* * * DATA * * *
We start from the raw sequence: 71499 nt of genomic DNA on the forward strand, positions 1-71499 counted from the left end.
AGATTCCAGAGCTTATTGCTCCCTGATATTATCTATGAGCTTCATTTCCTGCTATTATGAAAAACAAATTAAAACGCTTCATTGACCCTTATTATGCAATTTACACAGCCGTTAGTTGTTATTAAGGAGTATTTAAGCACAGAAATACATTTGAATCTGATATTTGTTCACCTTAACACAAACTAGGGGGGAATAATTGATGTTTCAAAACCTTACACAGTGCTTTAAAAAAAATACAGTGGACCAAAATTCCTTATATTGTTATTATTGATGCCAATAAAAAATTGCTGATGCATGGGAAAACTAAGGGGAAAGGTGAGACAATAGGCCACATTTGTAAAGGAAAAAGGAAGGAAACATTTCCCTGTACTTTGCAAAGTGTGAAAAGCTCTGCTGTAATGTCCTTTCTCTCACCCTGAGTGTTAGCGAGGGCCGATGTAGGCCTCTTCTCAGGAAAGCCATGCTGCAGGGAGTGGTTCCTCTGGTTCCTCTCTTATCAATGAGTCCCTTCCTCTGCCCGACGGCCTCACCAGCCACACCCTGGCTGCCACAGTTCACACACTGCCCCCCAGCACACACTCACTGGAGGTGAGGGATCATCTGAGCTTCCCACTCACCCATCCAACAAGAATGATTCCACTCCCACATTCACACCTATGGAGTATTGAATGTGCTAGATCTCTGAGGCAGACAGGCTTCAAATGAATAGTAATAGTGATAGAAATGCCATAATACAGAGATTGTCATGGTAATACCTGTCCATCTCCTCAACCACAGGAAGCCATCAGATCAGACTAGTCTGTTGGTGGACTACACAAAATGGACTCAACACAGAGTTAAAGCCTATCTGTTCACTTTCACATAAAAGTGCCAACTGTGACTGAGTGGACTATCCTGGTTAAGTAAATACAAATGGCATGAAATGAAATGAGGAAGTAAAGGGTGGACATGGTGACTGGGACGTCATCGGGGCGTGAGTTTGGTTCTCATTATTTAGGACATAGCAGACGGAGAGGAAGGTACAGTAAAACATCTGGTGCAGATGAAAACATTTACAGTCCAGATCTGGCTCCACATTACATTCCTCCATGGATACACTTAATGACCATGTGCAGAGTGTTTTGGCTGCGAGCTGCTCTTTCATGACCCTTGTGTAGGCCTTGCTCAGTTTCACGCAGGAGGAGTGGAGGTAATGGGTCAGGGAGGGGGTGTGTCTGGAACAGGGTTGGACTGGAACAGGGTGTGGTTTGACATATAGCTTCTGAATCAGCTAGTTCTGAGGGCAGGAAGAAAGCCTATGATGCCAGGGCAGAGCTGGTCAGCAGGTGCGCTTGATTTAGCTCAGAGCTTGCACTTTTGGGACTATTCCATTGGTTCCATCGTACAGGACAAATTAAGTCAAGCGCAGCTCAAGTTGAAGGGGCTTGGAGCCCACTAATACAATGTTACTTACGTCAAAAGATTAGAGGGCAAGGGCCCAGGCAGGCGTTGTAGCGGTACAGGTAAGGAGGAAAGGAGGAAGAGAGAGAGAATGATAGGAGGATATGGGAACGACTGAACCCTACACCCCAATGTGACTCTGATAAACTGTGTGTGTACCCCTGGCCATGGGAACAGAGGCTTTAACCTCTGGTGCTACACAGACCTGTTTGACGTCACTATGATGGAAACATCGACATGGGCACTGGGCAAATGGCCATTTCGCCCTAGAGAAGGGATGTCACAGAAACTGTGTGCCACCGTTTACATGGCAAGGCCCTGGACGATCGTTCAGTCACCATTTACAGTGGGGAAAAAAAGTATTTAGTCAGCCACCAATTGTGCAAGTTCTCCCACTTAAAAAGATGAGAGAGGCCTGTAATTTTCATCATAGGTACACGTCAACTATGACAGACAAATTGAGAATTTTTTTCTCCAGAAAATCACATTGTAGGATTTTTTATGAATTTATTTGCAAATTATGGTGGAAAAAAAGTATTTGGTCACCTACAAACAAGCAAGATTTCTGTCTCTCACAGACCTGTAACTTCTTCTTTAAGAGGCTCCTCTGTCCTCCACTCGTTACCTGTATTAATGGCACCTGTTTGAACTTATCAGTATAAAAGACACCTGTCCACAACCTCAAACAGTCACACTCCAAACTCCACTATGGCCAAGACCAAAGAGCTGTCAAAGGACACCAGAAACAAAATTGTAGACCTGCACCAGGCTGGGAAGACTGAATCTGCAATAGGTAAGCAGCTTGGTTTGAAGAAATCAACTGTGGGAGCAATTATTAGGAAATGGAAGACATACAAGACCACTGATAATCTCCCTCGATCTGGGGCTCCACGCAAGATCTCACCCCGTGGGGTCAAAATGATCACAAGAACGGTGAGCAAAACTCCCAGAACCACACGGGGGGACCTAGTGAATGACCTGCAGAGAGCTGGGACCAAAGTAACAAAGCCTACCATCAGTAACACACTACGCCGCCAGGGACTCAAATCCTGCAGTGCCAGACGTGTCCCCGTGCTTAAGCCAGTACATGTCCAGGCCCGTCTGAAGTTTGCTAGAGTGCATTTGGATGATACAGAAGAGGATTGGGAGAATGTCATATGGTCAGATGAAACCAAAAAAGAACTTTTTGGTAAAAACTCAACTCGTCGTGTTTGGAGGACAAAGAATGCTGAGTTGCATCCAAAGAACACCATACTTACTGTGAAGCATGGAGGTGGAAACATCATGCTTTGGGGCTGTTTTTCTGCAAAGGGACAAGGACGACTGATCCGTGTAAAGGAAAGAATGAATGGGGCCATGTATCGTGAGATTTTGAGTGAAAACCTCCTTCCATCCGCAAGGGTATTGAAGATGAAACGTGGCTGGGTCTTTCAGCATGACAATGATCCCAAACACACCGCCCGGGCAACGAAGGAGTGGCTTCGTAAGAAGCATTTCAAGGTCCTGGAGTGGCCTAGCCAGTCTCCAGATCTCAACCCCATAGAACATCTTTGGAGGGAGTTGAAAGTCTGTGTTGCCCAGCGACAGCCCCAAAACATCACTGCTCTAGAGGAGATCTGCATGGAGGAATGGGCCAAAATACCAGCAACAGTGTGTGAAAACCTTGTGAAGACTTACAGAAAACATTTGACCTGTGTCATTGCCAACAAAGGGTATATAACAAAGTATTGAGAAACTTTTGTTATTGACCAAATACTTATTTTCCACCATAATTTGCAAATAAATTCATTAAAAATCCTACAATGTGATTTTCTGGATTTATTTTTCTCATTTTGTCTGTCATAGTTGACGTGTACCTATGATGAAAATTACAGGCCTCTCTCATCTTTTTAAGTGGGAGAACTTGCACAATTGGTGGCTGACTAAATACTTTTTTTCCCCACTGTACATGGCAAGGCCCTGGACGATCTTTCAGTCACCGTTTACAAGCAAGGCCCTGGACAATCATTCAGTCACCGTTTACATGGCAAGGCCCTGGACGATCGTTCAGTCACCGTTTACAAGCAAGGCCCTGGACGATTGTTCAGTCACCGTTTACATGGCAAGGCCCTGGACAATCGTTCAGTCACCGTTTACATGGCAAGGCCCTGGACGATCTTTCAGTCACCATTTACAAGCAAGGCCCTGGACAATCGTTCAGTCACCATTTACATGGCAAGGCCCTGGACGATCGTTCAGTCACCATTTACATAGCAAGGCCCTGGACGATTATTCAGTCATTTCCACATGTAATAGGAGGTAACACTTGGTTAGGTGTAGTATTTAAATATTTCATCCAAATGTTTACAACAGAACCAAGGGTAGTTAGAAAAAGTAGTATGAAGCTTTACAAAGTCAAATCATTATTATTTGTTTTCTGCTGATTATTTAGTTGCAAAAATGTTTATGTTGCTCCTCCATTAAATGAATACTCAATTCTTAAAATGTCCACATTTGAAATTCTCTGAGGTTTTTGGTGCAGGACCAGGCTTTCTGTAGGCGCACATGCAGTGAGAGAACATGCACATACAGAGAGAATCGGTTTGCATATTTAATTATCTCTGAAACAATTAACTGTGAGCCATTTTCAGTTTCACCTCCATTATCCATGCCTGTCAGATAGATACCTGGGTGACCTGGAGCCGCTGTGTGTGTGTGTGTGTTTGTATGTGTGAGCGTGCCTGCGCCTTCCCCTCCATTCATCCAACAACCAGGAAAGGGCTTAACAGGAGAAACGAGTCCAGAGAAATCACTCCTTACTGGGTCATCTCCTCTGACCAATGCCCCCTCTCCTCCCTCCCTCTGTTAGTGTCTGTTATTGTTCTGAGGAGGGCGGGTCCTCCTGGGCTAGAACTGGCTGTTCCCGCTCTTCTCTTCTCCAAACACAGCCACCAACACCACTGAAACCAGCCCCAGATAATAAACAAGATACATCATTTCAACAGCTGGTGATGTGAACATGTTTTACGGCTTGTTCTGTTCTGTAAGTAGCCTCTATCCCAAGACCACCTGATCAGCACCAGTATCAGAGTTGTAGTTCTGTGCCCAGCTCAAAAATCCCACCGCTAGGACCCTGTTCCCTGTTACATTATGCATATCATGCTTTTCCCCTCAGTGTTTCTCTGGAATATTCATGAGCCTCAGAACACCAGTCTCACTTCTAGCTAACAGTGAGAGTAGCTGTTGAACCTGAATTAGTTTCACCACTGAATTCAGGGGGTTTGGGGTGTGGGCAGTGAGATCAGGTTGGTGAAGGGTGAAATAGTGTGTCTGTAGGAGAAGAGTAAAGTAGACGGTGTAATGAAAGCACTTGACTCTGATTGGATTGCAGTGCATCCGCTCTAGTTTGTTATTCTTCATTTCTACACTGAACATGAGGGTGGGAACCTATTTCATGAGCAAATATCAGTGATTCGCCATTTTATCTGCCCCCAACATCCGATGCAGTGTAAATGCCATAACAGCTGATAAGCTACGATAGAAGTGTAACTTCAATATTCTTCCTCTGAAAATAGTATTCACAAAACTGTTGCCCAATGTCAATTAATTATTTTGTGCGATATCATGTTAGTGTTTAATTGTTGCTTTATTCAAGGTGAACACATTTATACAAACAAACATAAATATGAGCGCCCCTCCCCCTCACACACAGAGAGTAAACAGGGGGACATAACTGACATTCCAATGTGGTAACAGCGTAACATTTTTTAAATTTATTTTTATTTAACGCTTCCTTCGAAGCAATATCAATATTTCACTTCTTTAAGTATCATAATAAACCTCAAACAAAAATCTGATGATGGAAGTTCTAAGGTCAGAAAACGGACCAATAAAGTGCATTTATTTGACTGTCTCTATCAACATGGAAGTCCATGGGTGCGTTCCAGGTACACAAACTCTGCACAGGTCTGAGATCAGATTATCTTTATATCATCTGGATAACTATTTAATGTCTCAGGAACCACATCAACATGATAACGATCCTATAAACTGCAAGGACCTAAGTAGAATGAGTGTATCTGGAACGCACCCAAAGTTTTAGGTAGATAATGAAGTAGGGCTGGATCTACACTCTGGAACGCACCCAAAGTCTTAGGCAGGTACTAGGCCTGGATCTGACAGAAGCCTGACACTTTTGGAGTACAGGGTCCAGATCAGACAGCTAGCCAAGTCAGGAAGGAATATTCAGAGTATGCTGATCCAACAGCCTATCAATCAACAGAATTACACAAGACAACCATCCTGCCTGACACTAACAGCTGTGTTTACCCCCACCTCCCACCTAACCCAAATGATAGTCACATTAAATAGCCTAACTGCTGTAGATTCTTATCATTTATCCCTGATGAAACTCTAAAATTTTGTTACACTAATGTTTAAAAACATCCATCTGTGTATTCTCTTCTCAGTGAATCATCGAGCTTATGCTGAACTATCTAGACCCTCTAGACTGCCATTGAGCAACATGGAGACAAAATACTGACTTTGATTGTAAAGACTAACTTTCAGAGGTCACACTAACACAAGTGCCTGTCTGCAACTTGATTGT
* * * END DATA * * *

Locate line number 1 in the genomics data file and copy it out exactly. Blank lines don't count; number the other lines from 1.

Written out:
We start from the raw sequence: 71499 nt of genomic DNA on the forward strand, positions 1-71499 counted from the left end.